It’s not often that you read a book that moves you. And I mean truly moves you, bringing a tear (or 20) to your eye and making you think about it for weeks and months and even years later. Thirteen Reasons Why, written by Jay Asher, is one of those books for me. So you can imagine how excited I was to hear that it’s now a Netflix series, 13 Reasons Why, out today, March 31.
I picked it up because of the buzz; when the young adult novel came out nearly 10 years ago, it was an almost instant bestseller, and the word-of-mouth alone was enough to make me intrigued. But as soon as I read the heartbreaking story, I knew it would be a modern classic — the kind of book I’d turn to again and again.
13 Reasons Why is executive produced by Selena Gomez and the story has everything that’s guaranteed to appeal to a Netflix audience: mystery, romance and an emotional premise that will definitely bring on the tears. The trailer alone is enough to give me major goosebumps:
The story of 13 Reasons Why is about Clay Jensen (Dylan Minnette), a shy and sweet high school boy with a crush on Hannah Baker (Katherine Langford). When Hannah suddenly kills herself, Clay receives a mysterious set of 13 tapes, each one recorded by Hannah, and each one explaining why she committed suicide. But Clay isn’t the only person to receive them, as Hannah sends them to 13 people in her life who had some hand in her decision to end her life. As Clay listens to the tapes, it takes him on a journey through Hannah’s life and all of the small and big moments that led to her death.
Both mysterious and heartbreaking, 13 Reasons Why is a story that gets right to the heart of what it means to be a teenager. The book doesn’t shy away from the harsh realities that Hannah faced while alive: from sexual assault to bullying to her own guilt at how she responded to certain events. It’s a story that’s uncomfortable at times, deeply sad and strangely hopeful. It’s also a story that seems perfect for a Netflix show, with each episode potentially diving deeper and deeper into Hannah’s life, slowly revealing her painful decision as the series goes on.
I personally can’t wait to binge 13 Reasons Why, though I’ll be sure to keep those tissues close by. And, hopefully, this is just the start of young adult novels being adapted for streaming sites like Netflix and Hulu. In fact, there’s a whole list of YA novels I’d love to see on the small screen soon.
Here are three books, like 13 Reasons Why, that would make awesome Netflix shows:
The Hate U Give, Angie Thomas (Balzer + Bray, February 28, 2017)
Everyone is talking about Thomas’s heartfelt novel lately, and for good reason. Drawing heavily on recent political events and the Black Lives Matters movement, Thomas tells us the story of Starr Carter, a teen who witnesses a horrific tragedy. Torn between two worlds, Starr attends an elite prep school during the day, but goes home each evening to her more impoverished neighborhood. When she sees her unarmed friend, Khalil, shot and killed by a police officer, Starr finds herself caught in the middle of a national debate. Between the institutional racism that she faces on a daily basis, her own rage, and the demands of both her communities, Starr is forced to make a decision that will change her life forever. This is another one of those moving books, both topical and heart-wrenchingly honest. It’s slated to become a movie starring Amandla Stenberg, but I kind of wish it would become a TV series instead – then we’d just get more and more of this amazing story.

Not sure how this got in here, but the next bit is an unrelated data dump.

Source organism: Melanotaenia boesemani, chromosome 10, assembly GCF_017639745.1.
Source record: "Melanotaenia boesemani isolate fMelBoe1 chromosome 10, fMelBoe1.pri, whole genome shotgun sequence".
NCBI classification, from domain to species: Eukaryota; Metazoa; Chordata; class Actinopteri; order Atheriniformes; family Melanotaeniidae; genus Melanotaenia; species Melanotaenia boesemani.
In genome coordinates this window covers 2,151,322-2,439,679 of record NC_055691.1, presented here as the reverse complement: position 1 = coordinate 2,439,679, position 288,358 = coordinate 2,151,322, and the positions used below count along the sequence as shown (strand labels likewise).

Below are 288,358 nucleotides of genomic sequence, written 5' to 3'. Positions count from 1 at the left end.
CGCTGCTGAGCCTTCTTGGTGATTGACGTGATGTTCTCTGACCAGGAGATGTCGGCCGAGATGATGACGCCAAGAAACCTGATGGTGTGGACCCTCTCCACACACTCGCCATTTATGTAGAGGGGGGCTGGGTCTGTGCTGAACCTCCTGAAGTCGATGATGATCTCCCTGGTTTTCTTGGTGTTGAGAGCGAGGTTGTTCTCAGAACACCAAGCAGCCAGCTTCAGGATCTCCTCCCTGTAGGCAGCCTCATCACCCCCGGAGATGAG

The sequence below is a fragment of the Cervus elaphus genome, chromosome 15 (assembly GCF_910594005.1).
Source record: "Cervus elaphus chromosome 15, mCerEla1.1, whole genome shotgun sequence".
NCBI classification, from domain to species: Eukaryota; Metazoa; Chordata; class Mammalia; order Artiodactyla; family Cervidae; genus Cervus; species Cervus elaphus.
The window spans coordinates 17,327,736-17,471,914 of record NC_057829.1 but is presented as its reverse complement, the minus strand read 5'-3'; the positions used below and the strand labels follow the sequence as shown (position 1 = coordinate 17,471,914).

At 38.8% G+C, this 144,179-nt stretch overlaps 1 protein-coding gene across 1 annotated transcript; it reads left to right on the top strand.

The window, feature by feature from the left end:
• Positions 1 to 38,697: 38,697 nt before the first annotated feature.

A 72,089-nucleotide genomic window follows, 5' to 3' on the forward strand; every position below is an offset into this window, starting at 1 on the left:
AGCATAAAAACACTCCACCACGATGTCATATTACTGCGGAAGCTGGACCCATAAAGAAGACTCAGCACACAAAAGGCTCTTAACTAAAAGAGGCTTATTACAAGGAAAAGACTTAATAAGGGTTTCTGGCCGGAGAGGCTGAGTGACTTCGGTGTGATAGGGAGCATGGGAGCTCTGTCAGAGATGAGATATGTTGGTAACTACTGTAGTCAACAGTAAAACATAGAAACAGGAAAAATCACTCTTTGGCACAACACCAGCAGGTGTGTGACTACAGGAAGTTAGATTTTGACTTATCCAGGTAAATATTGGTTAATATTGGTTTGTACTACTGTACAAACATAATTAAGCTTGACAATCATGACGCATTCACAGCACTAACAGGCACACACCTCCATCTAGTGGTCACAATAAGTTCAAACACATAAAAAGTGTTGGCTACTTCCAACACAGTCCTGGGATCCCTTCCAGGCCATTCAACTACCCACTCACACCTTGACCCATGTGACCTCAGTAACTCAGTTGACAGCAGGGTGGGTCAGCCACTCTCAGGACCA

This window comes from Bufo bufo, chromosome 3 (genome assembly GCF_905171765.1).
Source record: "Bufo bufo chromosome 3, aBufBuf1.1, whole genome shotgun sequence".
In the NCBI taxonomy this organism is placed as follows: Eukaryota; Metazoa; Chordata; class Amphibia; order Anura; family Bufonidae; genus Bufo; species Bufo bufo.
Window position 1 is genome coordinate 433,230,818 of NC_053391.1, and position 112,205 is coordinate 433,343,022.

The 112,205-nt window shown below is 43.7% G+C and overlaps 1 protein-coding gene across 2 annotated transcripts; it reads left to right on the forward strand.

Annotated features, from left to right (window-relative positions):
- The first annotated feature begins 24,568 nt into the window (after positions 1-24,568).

To All the Boys I’ve Loved Before, Jenny Han (Simon & Schuster Books for Young Readers, April 15, 2013)
Romantic and sweet, Han’s 2014 novel has spun into a series, with the newest offering, Always and Forever, Lara Jean, coming out on May 2. I’m not surprised that fans have been clamoring for more since the first book was published – Lara Jean Song is such a relatable heroine, and her story is both touching and poignant. More comfortable reading about love in books, Lara Jean has her whole world rocked when the private letters she wrote to the boys she “loves” get mysteriously mailed out. Now those secret loves are not-so-secret anymore, with each boy getting a very detailed description of why Lara Jean loved them. When one boy, Peter, comes knocking on her door, the two decide to fake a relationship, further blurring the lines between reality and fantasy. The next two books dive even deeper into Lara Jean’s future, her family and her love life, showing us how she matures and grows over the years. It’s a sweet story that would make a great show, giving a clear picture of what it means to come of age after your private life is completely exposed.
Hunted, Meagan Spooner (HarperTeen, March 14, 2017)
With Beauty and the Beast in theaters, I’m on a constant hunt (no pun intended) for more fairy tale stories. Spooner’s Hunted is a Russian-inspired version of our favorite beastly childhood tale, but a little darker and with a much more badass heroine. When Yeva’s father moves her and her two older sisters away from the high society of the city to the outskirts of the wilderness, the teen girl is more than pleased. She instantly takes to the woods, and when her father goes missing one day, she decides to hunt “the beast” he was chasing all by herself. But her quest takes her farther than she could have imagined, facing heartbreak, imprisonment, and a beast who slowly wins her heart. Mixing Russian fairy tales, forest life and the story of Beauty and the Beast we all love, Spooner weaves a magical and dark tale that is definitely worthy of its own Netflix series.